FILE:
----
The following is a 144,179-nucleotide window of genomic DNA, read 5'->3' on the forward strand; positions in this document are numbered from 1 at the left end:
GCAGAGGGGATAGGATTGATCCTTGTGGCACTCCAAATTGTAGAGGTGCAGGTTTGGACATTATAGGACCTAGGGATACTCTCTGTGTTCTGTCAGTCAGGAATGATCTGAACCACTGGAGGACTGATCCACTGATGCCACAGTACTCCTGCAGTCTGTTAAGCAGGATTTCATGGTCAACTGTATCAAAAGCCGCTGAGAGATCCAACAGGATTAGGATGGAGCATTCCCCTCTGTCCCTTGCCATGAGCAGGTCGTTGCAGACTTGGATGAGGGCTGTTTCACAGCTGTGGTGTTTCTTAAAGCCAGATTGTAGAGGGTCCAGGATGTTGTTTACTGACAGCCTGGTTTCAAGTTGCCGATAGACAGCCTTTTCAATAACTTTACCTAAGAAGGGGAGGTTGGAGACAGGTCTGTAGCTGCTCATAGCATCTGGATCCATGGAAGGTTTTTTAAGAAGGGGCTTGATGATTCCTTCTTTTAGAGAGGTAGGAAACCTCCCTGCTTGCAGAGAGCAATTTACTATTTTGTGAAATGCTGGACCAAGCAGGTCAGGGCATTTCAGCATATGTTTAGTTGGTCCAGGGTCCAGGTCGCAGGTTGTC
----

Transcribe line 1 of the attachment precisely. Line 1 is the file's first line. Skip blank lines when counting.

The following is a 144,179-nucleotide window of genomic DNA, read 5'->3' on the forward strand; positions in this document are numbered from 1 at the left end: